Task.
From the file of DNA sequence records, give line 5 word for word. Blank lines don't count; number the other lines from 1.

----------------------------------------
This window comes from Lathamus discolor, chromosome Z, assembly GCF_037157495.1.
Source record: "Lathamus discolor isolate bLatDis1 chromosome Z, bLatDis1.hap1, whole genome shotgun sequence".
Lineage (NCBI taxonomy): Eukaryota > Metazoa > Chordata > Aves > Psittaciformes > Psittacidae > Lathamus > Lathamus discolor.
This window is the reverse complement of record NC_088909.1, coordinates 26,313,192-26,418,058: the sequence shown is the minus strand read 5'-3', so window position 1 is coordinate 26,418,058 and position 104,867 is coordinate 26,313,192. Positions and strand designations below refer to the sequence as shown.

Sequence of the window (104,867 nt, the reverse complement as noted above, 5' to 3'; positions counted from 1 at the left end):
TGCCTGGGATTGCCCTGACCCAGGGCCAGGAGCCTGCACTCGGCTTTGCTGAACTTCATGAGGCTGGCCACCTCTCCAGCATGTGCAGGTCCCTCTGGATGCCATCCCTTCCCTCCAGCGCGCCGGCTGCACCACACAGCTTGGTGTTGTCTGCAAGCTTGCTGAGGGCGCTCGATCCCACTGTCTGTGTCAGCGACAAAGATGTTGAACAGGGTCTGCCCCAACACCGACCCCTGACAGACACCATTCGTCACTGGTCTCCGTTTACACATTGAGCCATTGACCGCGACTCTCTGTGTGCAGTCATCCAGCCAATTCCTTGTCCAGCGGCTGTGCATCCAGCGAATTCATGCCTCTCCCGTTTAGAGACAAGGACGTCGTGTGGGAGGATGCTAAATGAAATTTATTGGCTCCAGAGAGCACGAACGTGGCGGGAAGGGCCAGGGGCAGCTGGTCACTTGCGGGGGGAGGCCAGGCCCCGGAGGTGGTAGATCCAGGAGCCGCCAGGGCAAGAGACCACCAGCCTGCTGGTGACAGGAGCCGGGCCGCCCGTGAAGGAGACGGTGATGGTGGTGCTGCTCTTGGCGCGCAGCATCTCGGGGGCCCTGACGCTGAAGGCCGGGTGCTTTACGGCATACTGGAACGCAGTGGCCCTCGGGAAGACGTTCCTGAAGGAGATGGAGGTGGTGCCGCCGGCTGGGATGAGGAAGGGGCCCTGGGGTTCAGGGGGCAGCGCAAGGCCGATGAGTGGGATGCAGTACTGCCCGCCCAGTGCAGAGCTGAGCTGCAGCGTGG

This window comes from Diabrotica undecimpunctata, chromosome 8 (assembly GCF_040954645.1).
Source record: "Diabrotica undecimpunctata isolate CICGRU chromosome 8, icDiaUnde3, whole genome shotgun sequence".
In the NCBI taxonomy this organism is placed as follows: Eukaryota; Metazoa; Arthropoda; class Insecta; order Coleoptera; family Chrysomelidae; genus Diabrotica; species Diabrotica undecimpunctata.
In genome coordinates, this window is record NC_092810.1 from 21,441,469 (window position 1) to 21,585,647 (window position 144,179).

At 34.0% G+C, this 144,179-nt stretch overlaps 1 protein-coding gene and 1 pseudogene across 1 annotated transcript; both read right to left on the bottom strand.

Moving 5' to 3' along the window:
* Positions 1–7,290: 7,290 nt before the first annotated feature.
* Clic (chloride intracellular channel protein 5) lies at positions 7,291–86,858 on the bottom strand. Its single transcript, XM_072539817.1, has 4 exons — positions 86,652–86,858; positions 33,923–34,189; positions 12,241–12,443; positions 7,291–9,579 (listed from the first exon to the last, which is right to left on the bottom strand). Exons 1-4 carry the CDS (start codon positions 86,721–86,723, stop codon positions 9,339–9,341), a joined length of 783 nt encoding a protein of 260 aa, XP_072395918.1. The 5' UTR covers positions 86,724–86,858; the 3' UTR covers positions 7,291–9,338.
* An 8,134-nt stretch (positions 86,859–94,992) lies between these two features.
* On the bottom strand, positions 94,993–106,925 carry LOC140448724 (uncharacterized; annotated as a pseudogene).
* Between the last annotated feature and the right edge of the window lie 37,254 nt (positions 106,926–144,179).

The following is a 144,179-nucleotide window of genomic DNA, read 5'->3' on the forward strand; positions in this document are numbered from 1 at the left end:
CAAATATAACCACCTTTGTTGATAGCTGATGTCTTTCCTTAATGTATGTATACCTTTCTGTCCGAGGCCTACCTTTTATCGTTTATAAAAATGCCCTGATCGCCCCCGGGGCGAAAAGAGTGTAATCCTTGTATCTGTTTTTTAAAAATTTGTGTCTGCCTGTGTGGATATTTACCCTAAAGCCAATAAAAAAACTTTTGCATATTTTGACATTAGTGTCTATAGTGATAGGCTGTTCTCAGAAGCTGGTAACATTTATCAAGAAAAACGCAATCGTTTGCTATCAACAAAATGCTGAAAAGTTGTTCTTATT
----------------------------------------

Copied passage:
Sequence of the window (104,867 nt, the reverse complement as noted above, 5' to 3'; positions counted from 1 at the left end):